How to Spot a Discouraged Child
So back to your son and the toys all over the floor.
He's acting out. He's made a mess. He's not talking respectfully. He didn't follow the rule to do your assignments for school before taking out the toys.
At this point, we don't know what's going on inside.
We do know that he's breaking rules and there are consequences.
We also know that our reaction can either teach him something (discipline actually means “to teach” and not “to punish”) and increase the chances of him making better choices in the future, or it can ruin the relaxing evening that both of you clearly need.
Bad behaviors let you know there's discouragement somewhere.
Depending on a child's age, their language skills, and what they have been taught about handling emotions and difficult situations, will determine how they respond to something that is upsetting them.
We know that an infant is going to cry when they are bothered by something.
We know that a two-year old is going to say “no” a lot. We know that when most of us are mad, upset, frustrated, discouraged, or whatever, there is something about that emotion that comes out on the outside in some way.
For a child, who may not know how to put what they are feeling into words, it's easy to see why they may misbehave. They simply don't have all of the words, all of the self-control, and all of the experience to handle it any differently. That is, until we teach them. 🙂
How to Handle Your Discouraged Child
There are two words that I like to keep in mind when handling any tough situation: firm and kind.
Being firm shows respect for you.
Being kind shows respect to your child.
I want you to memorize these two words. They work for every conflict, even if the child involved is 70!
In the example with your son and his toys all over the floor, you could slowly stop walking towards your bedroom and sit down on the couch near your son (or even sit on the floor for the gold star).
This not only shows kindness by pausing what you were doing to take time for him, but the sitting down lets him know this doesn't need to be rushed. When we feel pressure, it can quickly escalate emotions. Doing it slowly can help you to have an extra second to think, take a deep breath, and remind yourself that both of you are tired and discouraged.
If your son is still yelling and shoving toys, give a “stop” instruction, worded carefully. Though you're telling him to stop, try to avoid words like “don't” and make sure to tell him what you need him to do.
Instead of saying, “Don't talk back to me like that. You know better!” try saying:
“Put your hands in your lap and tell me that again in a quieter voice so I can understand you.”
You should say it in a firm tone to show respect for yourself. But the words you choose shows kindness towards your son because it's not worded to put him on the defensive. Saying, “Don't do ___________” often puts others on the defensive. It can escalate a situation. Adding something like “you know better” in a bitter tone just adds sprinkles on top of that mood and causes an explosion.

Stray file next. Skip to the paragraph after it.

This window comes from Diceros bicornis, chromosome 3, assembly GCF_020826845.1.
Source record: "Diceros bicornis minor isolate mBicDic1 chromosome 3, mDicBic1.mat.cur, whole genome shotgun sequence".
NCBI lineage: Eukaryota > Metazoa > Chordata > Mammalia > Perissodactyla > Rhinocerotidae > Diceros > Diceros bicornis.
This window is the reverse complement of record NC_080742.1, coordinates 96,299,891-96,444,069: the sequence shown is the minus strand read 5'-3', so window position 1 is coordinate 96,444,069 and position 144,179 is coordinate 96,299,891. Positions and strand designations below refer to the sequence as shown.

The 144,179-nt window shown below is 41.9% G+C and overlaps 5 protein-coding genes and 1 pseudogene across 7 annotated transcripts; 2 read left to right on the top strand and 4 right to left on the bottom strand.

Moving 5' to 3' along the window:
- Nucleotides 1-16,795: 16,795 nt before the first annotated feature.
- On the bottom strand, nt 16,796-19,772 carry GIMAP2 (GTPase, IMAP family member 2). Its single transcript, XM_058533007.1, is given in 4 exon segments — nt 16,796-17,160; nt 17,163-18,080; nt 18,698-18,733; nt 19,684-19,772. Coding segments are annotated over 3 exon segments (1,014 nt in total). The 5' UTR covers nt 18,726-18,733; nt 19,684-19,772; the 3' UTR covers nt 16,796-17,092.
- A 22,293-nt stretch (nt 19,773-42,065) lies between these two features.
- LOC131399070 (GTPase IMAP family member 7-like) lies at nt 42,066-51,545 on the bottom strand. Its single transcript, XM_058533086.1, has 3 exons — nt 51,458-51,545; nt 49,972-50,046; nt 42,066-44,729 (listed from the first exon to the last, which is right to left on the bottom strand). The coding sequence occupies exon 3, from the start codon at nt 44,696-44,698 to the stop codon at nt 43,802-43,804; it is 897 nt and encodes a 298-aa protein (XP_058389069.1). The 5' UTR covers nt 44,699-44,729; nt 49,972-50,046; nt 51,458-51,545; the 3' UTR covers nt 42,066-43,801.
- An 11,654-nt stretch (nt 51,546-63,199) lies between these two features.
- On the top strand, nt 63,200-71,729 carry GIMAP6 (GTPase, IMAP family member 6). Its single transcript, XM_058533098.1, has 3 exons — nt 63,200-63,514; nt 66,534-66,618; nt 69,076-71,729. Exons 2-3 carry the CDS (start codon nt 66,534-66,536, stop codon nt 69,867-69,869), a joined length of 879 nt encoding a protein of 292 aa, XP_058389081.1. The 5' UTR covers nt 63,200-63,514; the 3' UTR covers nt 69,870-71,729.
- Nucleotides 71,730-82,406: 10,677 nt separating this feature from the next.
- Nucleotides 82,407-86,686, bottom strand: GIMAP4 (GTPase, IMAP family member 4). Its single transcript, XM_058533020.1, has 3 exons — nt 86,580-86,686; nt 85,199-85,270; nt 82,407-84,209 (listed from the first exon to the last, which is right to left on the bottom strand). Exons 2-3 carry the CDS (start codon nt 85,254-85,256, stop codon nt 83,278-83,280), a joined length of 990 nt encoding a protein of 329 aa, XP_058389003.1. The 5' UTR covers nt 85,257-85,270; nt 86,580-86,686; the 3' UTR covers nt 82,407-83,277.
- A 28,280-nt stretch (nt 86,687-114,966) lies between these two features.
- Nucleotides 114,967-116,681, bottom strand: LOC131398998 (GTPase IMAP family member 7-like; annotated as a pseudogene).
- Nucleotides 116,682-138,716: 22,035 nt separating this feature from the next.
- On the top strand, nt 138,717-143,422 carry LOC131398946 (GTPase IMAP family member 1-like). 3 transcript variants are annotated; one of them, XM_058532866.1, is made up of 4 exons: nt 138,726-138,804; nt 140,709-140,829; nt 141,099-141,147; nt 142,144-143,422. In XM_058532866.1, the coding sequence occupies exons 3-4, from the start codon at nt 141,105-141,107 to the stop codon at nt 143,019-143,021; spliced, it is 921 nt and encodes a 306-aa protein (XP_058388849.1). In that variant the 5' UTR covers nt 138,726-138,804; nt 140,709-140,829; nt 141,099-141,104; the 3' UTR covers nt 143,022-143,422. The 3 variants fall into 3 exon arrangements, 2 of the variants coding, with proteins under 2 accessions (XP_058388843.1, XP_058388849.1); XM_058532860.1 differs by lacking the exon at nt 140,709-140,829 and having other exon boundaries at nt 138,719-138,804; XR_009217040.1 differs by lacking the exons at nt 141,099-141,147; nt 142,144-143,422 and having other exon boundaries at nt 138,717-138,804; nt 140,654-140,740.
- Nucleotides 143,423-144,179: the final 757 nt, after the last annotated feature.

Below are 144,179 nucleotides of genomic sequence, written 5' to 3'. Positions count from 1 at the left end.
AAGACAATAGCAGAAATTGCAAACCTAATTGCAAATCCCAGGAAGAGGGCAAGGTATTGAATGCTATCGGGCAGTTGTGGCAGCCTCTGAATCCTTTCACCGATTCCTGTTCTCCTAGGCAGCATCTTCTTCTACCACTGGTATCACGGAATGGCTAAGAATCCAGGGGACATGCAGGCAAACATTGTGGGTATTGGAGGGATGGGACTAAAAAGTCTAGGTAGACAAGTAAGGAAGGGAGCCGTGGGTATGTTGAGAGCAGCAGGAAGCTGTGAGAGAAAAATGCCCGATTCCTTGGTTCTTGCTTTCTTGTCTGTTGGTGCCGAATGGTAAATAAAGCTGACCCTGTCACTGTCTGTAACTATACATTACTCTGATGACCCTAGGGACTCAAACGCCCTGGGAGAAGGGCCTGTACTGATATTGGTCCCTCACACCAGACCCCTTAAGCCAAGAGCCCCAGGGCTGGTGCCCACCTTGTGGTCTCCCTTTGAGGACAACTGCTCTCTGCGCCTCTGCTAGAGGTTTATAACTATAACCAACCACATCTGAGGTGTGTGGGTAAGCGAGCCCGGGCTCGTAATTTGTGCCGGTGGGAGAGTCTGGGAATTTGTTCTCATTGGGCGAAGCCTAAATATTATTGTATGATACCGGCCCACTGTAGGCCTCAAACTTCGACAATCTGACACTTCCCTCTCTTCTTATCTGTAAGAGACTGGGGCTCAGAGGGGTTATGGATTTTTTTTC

This is helping everyone to be successful. (You really need that Netflix marathon tonight, remember?)
Stop instructions should be given once. If they are not followed, then apply a consequence- quiet time, time out, etc.
Once your son has stopped yelling and talking disrespectfully, you can ask him to tell you more about his day and what happened.
“You always do your reading. This isn't like you to just start yelling and not following the rules. What happened today?”
Again, this kindness shows respect for your son, and invites him to open up and talk, instead of clamming up and getting defensive.
Once he's shared more, you can reflect on what you heard, connect to his discouragement, and help come up with a plan for the next steps. This can include consequences for breaking the rules.
“Wow, buddy. You did have a hard day. I can see why you wanted to do something fun instead of trying to read part of a book that you don't really like. I'm glad you told me about that. You know I'm here for you and you can tell me about your bad days. I wish you had told me earlier that you needed us to change the routine before all of this happened. Can you do that next time?”
“Good! That sounds like a plan. Right now, Mommy needs you to clean these toys up. I'm going to change clothes and go cook. While I'm in the kitchen, I need you to sit at the table and do your reading. But before we do that, what did you learn about how to handle your feelings?”
There are lots of ways to handle this, but the big things are to remember to be firm and kind to show respect for both of you. That builds his trust in you. You care about him. You do what you say. He can count on you to follow-through (even if it is to enforce consequences).
It also helps both of you to feel connected. It increases the likelihood that the next time, things will go differently. It lessens the likelihood of more bad behaviors happening because both of you are locked into a battle of the wills and both of you have to win.
You can impose a consequence for breaking any rules, but we'll talk more about natural consequences in another post. 🙂
Remembering that misbehavior is a sign of a discouraged child is not meant to let your child get away with things. It's meant to help you quickly see exactly what the problem is that they are struggling with, so you know where to put your attention.
It also helps to keep the situation from getting worse. And more importantly, it allows both of you to be able to watch that movie. Afterall, those moments of feeling understood deepen your bond and make the bad day finally go away.